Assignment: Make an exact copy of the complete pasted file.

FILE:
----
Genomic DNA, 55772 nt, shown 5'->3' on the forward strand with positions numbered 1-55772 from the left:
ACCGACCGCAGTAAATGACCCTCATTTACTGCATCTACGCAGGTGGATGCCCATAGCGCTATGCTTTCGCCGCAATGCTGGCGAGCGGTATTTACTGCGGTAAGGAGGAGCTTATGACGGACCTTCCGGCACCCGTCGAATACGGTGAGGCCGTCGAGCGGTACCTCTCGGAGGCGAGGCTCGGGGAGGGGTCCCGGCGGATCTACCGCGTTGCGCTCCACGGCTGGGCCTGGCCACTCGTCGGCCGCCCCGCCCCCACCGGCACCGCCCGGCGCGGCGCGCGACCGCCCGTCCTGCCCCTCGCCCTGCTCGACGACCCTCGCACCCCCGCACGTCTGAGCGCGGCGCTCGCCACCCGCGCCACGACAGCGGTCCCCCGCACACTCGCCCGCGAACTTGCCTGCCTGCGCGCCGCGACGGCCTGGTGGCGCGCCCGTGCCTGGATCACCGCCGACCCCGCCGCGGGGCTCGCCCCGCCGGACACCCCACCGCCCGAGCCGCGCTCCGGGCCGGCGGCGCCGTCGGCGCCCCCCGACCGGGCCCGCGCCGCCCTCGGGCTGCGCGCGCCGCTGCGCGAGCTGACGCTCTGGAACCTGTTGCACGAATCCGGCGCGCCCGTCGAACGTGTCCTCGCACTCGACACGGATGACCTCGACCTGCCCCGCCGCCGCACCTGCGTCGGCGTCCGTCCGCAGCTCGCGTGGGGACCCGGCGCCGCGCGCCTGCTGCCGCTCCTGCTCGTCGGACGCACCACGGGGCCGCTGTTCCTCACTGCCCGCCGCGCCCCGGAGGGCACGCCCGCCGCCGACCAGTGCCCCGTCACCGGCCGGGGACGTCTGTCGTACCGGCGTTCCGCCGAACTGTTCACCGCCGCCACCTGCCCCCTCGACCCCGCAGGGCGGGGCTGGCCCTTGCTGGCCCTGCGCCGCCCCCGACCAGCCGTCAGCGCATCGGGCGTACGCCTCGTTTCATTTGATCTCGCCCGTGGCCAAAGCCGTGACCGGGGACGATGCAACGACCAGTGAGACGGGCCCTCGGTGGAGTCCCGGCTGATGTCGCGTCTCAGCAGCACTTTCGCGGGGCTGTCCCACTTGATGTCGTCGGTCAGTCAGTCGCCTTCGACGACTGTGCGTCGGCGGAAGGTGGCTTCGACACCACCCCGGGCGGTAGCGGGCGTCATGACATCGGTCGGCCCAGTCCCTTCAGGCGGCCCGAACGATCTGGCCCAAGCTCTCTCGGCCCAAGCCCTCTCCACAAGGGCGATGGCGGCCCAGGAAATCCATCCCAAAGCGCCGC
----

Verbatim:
Genomic DNA, 55772 nt, shown 5'->3' on the forward strand with positions numbered 1-55772 from the left:
ACCGACCGCAGTAAATGACCCTCATTTACTGCATCTACGCAGGTGGATGCCCATAGCGCTATGCTTTCGCCGCAATGCTGGCGAGCGGTATTTACTGCGGTAAGGAGGAGCTTATGACGGACCTTCCGGCACCCGTCGAATACGGTGAGGCCGTCGAGCGGTACCTCTCGGAGGCGAGGCTCGGGGAGGGGTCCCGGCGGATCTACCGCGTTGCGCTCCACGGCTGGGCCTGGCCACTCGTCGGCCGCCCCGCCCCCACCGGCACCGCCCGGCGCGGCGCGCGACCGCCCGTCCTGCCCCTCGCCCTGCTCGACGACCCTCGCACCCCCGCACGTCTGAGCGCGGCGCTCGCCACCCGCGCCACGACAGCGGTCCCCCGCACACTCGCCCGCGAACTTGCCTGCCTGCGCGCCGCGACGGCCTGGTGGCGCGCCCGTGCCTGGATCACCGCCGACCCCGCCGCGGGGCTCGCCCCGCCGGACACCCCACCGCCCGAGCCGCGCTCCGGGCCGGCGGCGCCGTCGGCGCCCCCCGACCGGGCCCGCGCCGCCCTCGGGCTGCGCGCGCCGCTGCGCGAGCTGACGCTCTGGAACCTGTTGCACGAATCCGGCGCGCCCGTCGAACGTGTCCTCGCACTCGACACGGATGACCTCGACCTGCCCCGCCGCCGCACCTGCGTCGGCGTCCGTCCGCAGCTCGCGTGGGGACCCGGCGCCGCGCGCCTGCTGCCGCTCCTGCTCGTCGGACGCACCACGGGGCCGCTGTTCCTCACTGCCCGCCGCGCCCCGGAGGGCACGCCCGCCGCCGACCAGTGCCCCGTCACCGGCCGGGGACGTCTGTCGTACCGGCGTTCCGCCGAACTGTTCACCGCCGCCACCTGCCCCCTCGACCCCGCAGGGCGGGGCTGGCCCTTGCTGGCCCTGCGCCGCCCCCGACCAGCCGTCAGCGCATCGGGCGTACGCCTCGTTTCATTTGATCTCGCCCGTGGCCAAAGCCGTGACCGGGGACGATGCAACGACCAGTGAGACGGGCCCTCGGTGGAGTCCCGGCTGATGTCGCGTCTCAGCAGCACTTTCGCGGGGCTGTCCCACTTGATGTCGTCGGTCAGTCAGTCGCCTTCGACGACTGTGCGTCGGCGGAAGGTGGCTTCGACACCACCCCGGGCGGTAGCGGGCGTCATGACATCGGTCGGCCCAGTCCCTTCAGGCGGCCCGAACGATCTGGCCCAAGCTCTCTCGGCCCAAGCCCTCTCCACAAGGGCGATGGCGGCCCAGGAAATCCATCCCAAAGCGCCGC